Recently the High Court of Justice of England and Wales handed down its judgment in a trade mark infringement proceeding between Aldi v Thatcher’s that had been being watched by many.
Thatchers had sued Aldi for trade mark infringement and passing off over claims that the supermarket’s Taurus lemonade brand was a copycat of its Cloudy Lemon Cider in both taste and appearance (see below).
The case had been closely followed by many brand owners who are becoming increasingly concerned by the potential damage to their brands by look-a-like products. However, as Aldi was ultimately successful in its defence in this case, the judgment reiterates the difficulties that brand owners face and the need for close scrutiny and strategic thinking when seeking to prevent a look-a-like product damaging a market leading brand.
Ultimately, the Court ruled that there was no trade mark infringement nor passing off by Aldi. The Judge concluded that there was a “low degree of similarity” between the two products and although the Aldi packaging would “cause a link in the mind of the average consumer”, there was no likelihood of confusion. The Judge also found that the Aldi product did not take unfair advantage of the reputation of the cider company’s existing product and had been in no way “detrimental” to the reputation of the Thatcher’s existing trade mark.
Of particular note from the judgment were the following matters:
- Included within Thatchers’ arguments was a blind taste test to highlight the similarity between the two recipes and a detailed comparison of the graphics on the multi-pack packaging and individual cans themselves.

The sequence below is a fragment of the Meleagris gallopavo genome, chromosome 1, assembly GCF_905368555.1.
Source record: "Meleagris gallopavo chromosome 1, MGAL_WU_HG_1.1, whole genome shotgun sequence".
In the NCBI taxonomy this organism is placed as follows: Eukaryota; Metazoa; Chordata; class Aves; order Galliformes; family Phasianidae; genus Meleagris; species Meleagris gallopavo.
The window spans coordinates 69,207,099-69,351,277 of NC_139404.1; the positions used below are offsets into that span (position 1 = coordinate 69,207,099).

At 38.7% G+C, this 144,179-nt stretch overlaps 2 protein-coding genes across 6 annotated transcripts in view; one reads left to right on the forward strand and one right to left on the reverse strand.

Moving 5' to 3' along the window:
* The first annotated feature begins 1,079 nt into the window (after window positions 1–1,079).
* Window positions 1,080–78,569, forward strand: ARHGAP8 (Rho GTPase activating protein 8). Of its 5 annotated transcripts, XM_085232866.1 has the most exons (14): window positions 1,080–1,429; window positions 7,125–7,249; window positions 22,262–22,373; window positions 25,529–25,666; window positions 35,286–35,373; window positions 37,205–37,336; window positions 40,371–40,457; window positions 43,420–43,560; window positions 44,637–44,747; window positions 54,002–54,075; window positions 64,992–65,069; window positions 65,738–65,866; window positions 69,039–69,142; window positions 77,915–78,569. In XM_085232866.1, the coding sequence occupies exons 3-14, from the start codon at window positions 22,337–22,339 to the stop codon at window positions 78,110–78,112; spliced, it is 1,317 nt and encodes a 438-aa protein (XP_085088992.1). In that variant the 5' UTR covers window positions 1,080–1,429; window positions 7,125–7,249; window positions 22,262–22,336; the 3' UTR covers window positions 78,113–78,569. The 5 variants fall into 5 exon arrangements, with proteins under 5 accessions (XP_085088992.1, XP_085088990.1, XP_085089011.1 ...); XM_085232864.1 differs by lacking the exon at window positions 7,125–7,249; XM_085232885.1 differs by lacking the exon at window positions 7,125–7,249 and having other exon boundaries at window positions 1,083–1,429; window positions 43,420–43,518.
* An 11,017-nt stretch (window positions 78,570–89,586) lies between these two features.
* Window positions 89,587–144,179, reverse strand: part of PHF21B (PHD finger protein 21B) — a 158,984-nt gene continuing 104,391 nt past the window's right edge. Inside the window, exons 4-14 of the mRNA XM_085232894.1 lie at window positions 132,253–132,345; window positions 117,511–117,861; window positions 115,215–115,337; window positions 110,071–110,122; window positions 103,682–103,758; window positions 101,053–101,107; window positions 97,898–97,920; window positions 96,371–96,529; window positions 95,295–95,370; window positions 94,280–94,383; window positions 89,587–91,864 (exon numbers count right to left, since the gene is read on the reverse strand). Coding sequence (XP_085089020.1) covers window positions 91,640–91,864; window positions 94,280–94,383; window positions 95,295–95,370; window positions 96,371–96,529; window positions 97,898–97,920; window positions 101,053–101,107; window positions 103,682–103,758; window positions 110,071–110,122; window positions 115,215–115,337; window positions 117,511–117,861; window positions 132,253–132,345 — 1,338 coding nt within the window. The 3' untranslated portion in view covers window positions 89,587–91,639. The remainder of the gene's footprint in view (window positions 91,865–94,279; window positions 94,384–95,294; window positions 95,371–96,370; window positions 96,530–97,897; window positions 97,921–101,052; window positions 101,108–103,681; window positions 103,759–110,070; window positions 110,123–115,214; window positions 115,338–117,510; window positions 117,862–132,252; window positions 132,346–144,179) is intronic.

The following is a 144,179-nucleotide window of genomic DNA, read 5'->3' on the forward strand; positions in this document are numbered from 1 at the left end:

- Aldi denied all claims, stating that whilst it admits to using the Thatchers’ product as a “benchmark” there was no infringement, passing off nor intention to benefit from the Thatcher’s existing reputation.
- The Judge was satisfied by Aldi’s defence arguments ruling that “it is not surprising that both parties have used it to distinguish their lemon cider product” and the taste of the products were non-distinguishable and as such the Aldi ‘look-a-like’ was of no detriment to the reputation of Thatchers.
- The Judge also concluded that:
- the Thatchers mark as a whole had an enhanced distinctive character and reputation;
- Aldi deliberately benchmarked those elements of the Thatchers packaging; and
- Consumers will make a link between the two;
- however, the similarity between the two products was insufficient to support a finding of unfair advantage
Thatchers have given no indication of plans to appeal the decision, however, as significant weight has been placed on Aldi’s lack of intention to infringe and there was a finding that Aldi’s new packaging did not “significantly depart[s] from its house style” as the logo and name remain, it will be interesting to see if Thatchers is emboldened to do so.